Christmas is the time of year for many traditions, including telling and hearing ghost stories. Dr Cal Cooper, Lecturer in Psychology at University of Northampton, blogs about why ghosts and other strange experiences gained popularity during the festive season.
When we think of Christmas, we may think of presents, family, food, Christmas trees, cards depicting picturesque houses covered in snow, or people keeping warm and merry by a fire place. However, perhaps we are too quick to forget that Christmas is a traditional time for telling ghost stories, some fictional, some exaggerated for dramatic effect, but perhaps based on an original experience.
So what is the connection between ghosts and other strange or inexplicable experiences and the Christmas period?
Perhaps now you’re thinking about Charles Dickens and his novel A Christmas Carol: Being a Ghost Story at Christmas. The story tells of the cruel and avaricious Ebenezer Scrooge who is visited by the ghost of a deceased colleague (Jacob Marley) late one Christmas Eve and is told to mend his wicked and selfish ways or end up forever tortured in purgatory like himself.
Scrooge then goes on to experience visions from his life by the ghosts of Christmas Past, Present and Yet to Come, all showing him what people really think of him, and what he thought of himself, if only he took the time to consider his actions. Some research into near-death experiences has shown that such life reviews are a relatively common feature and can lead to reappraisal of a person’s life, once they see it flash before their eyes in a wave of vivid memories.
The famous British psychical researcher Harry Price published a small book entitled Christmas Ghosts as part of collection of Christmas themed literature. Within this beautiful little piece of literary history, Price questioned Dickens’ reasoning for using ghosts as a focal point of Christmas tales.
Fireside tales. “Christmas is a traditional time for telling ghost stories, some fictional, some exaggerated down through the years for dramatic effect, but perhaps based on an original experience.”
He argued that certainly Dickens was responsible for popularising the notion of Christmas ghosts, in the minds of the reading public at least (Dickens’ work was quoted as being “a national benefit” by another esteemed Victorian novelist, William Makepeace Thackeray, in his 1844 review). The benefits for readers include the bringing together of families and friends to enjoy such stories especially on a cold winter’s night, the encouragement of reading and engaging with literature, and highlighting awareness of exceptional human experiences that have been documented for thousands of years and often used and adapted for entertainment.
Dickens certainly took advantage of the entertainment factor ghost stories could bring. Few people seem to remember that he had brought ghosts into his stories on several occasions. Indeed, A Christmas Carol was followed by another ghost story, entitled The Chimes: A Goblin Story of Some Bells That Rang An Old Year Out and a New Year In and 1852, the famous collected edition of Christmas Books was published. To the minds of many scholars of psychical researchers and parapsychology, Christmas ghosts by this point had became established as a part of the overall festive traditions.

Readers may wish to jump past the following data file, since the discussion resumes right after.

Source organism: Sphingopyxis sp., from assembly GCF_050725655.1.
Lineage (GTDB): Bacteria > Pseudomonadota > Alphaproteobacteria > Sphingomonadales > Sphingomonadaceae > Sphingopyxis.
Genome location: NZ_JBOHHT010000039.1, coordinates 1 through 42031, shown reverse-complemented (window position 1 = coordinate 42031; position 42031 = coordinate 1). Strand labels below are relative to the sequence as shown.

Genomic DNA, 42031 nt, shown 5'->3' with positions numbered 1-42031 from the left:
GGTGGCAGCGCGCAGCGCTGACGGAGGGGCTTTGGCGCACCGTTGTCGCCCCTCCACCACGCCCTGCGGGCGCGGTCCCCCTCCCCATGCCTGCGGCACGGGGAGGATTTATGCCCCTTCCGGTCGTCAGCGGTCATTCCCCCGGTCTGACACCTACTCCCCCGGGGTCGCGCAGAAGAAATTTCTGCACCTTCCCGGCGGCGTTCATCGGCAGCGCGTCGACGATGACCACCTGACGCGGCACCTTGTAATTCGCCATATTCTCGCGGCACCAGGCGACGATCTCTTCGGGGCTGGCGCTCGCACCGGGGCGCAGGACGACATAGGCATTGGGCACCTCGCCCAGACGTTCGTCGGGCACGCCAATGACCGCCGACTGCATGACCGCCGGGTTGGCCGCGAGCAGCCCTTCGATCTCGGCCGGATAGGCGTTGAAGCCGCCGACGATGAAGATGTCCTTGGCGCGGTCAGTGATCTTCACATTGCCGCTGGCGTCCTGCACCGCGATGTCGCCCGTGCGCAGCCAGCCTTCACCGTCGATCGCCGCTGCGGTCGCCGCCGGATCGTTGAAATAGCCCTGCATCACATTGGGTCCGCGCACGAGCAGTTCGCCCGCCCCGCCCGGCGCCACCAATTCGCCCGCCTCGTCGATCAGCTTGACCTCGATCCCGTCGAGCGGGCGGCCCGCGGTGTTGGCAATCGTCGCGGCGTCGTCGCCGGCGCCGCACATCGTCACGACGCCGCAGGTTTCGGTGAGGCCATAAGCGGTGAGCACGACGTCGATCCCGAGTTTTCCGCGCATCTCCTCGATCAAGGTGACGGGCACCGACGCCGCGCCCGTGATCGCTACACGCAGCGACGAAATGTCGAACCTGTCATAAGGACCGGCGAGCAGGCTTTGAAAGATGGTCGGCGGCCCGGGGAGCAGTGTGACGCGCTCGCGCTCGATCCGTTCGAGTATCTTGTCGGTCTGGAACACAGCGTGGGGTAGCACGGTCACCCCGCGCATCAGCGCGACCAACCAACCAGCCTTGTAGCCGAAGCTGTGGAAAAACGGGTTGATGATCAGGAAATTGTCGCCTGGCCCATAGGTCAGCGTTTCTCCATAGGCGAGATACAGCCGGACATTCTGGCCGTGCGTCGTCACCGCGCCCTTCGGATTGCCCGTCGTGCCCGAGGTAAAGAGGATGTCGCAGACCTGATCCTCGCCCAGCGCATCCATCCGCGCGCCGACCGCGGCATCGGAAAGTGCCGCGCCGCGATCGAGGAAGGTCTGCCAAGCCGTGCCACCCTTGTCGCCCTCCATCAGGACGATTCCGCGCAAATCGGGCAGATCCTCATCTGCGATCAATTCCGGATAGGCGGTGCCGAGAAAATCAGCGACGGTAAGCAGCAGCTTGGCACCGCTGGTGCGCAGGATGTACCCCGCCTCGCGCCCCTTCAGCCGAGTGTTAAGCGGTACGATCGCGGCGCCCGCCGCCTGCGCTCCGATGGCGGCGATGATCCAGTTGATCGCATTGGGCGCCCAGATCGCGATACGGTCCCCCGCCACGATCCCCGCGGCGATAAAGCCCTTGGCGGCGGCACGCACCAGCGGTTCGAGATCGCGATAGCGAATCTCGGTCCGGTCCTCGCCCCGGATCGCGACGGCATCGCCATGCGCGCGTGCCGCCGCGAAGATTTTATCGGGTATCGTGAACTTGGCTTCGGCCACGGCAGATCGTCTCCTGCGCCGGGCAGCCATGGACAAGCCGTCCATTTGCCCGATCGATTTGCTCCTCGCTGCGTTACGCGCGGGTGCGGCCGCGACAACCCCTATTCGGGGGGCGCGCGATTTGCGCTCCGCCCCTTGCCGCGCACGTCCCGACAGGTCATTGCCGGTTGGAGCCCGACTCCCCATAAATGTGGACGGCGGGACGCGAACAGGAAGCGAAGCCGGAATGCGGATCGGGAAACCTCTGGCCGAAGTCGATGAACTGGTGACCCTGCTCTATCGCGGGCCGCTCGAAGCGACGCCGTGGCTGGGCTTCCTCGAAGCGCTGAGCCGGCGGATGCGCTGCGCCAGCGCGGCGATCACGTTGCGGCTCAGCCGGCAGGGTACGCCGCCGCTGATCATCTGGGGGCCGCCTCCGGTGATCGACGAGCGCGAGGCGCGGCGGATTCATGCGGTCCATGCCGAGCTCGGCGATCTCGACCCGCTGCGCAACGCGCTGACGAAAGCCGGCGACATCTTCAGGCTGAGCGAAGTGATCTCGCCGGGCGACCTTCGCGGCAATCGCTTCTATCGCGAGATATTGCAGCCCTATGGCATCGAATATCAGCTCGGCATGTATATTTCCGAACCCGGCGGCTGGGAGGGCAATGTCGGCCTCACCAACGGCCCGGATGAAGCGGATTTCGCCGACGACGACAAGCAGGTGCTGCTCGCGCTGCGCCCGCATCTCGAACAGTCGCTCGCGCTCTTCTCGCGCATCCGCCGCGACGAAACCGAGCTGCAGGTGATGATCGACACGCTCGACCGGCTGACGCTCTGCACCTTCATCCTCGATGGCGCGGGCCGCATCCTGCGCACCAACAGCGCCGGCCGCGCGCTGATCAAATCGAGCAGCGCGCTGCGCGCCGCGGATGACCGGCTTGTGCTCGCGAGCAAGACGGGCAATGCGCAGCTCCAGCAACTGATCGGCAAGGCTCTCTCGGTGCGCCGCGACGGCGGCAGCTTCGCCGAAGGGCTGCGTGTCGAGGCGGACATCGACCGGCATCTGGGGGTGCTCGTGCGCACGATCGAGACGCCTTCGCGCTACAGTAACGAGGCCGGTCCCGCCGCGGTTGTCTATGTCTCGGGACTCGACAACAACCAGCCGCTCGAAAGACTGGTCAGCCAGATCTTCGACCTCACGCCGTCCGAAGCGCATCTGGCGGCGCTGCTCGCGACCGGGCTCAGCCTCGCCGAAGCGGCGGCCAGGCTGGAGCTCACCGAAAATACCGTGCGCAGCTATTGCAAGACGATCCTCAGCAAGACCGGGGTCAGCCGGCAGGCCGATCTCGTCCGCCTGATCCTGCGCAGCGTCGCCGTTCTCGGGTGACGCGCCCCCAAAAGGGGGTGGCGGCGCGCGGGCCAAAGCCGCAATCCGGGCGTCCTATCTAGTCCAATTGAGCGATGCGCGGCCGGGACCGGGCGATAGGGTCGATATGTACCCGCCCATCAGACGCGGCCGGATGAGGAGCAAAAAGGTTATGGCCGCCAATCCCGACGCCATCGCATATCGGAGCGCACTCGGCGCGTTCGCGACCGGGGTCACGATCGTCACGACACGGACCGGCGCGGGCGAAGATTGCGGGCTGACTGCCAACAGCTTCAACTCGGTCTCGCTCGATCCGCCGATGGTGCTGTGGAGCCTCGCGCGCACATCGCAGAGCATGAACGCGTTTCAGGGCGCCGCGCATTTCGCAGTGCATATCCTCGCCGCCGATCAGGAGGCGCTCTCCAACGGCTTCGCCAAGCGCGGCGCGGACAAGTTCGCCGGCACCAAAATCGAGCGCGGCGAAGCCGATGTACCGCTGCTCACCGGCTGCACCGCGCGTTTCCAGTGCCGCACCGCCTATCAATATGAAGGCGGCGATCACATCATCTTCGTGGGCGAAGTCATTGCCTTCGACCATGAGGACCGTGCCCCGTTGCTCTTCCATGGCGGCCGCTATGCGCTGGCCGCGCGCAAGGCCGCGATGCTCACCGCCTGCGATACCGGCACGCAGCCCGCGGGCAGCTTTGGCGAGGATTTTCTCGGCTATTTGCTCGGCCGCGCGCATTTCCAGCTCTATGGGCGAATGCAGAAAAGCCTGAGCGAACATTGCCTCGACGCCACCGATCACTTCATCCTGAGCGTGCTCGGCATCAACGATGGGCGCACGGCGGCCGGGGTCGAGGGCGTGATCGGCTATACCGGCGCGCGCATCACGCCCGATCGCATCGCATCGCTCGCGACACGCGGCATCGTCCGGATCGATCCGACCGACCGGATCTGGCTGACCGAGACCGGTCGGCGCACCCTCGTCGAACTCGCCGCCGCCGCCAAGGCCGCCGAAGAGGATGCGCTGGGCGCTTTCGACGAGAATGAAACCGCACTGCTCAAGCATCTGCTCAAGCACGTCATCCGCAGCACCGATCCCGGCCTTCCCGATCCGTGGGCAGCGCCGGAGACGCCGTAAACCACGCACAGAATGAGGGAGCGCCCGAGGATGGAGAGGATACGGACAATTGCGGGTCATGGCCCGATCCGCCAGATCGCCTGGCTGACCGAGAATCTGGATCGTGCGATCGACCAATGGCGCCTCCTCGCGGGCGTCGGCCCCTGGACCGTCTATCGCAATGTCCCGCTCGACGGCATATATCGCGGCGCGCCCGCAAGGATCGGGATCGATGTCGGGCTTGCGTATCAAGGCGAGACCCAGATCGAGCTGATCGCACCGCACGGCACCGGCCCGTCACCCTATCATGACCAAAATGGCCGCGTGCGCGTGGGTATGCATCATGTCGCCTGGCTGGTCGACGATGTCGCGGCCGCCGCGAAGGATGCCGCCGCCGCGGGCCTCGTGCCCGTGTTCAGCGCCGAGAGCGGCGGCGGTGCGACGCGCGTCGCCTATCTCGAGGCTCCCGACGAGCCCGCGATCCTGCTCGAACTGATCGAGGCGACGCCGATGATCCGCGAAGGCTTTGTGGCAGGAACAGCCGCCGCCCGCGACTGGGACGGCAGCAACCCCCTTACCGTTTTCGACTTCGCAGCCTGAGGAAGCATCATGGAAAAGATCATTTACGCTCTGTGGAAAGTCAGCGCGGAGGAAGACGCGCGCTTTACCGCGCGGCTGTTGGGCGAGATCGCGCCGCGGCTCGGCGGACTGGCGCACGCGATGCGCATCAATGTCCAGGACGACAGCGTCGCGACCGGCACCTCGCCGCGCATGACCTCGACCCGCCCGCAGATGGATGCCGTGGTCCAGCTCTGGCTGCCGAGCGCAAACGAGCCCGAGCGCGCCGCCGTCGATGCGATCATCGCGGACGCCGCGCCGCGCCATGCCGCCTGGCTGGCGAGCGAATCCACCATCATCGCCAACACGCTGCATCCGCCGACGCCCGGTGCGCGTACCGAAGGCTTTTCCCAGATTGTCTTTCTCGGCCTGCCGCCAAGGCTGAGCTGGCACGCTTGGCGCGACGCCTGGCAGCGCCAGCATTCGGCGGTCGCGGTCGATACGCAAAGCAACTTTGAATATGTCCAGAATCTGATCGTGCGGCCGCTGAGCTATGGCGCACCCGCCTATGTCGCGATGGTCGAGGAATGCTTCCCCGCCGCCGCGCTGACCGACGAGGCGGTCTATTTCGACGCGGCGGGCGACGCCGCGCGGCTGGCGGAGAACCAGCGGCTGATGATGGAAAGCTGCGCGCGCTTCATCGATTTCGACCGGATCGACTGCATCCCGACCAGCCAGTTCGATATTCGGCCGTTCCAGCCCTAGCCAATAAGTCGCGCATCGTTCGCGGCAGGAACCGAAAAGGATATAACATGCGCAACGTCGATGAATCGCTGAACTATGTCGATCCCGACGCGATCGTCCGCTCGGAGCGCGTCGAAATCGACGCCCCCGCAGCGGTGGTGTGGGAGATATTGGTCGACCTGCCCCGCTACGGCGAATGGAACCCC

Though Dickens exploited ghosts, Price doubted that he believed in real-world accounts of them, or gave much credence to the scientific inquiry psychical research had been paying to them. He made personal attacks in reviews of mediums of the time such as D. D. Home and later lost interest in ghosts, believing them to have become too popular.
And yet, A Christmas Carol was a story that hit the public attention at the right time, as many books discussing beliefs and strange experiences around the festive period existed long before the work of Dickens. This can be seen when turning to the beginnings of Christianity with various superstitions held around the Christmas period – traditions of which seem to be long since forgotten.
To this day, A Christmas Carol is possibly the most popular Christmas story and has been re-told time and time again, in various books, theatre performances, and film adaptations. Though no particular ‘ghosts’ as such, are said to be seen and experienced around the Christmas period, people may still report anomalous events in their lives around this festive period. These occurrences are likely of pure coincidence, since people report them all year round. Yet, at the time of year when we dress up warm, eat and drink well, and gather inside away from the cold and seek the comfort of a roaring fire most people, young and old, enjoy a good ghost story. And so Christmas spirits live on.
When we put aside the fictional stories, psychologists are most interested in the real-world accounts of exceptional experiences. Here at the University of Northampton within the Psychology Division, the Centre for the Study of Anomalous Psychological Processes (CSAPP) explores a variety of anomalous beliefs and experiences that people report. We deliver a 3rd year module in ‘parapsychology and anomalous experiences’ and have received regular interest from people pursing research degrees who wish to view the experience of ghosts but and so much more through the rigorous lens of scientific method and inquiry.
Stay warm and merry this Christmas and enjoy a good ghost story. But if your inquisitive mind wants to know more about these experiences, then pay us a visit!
See our website for more about the Psychology course at University of Northampton.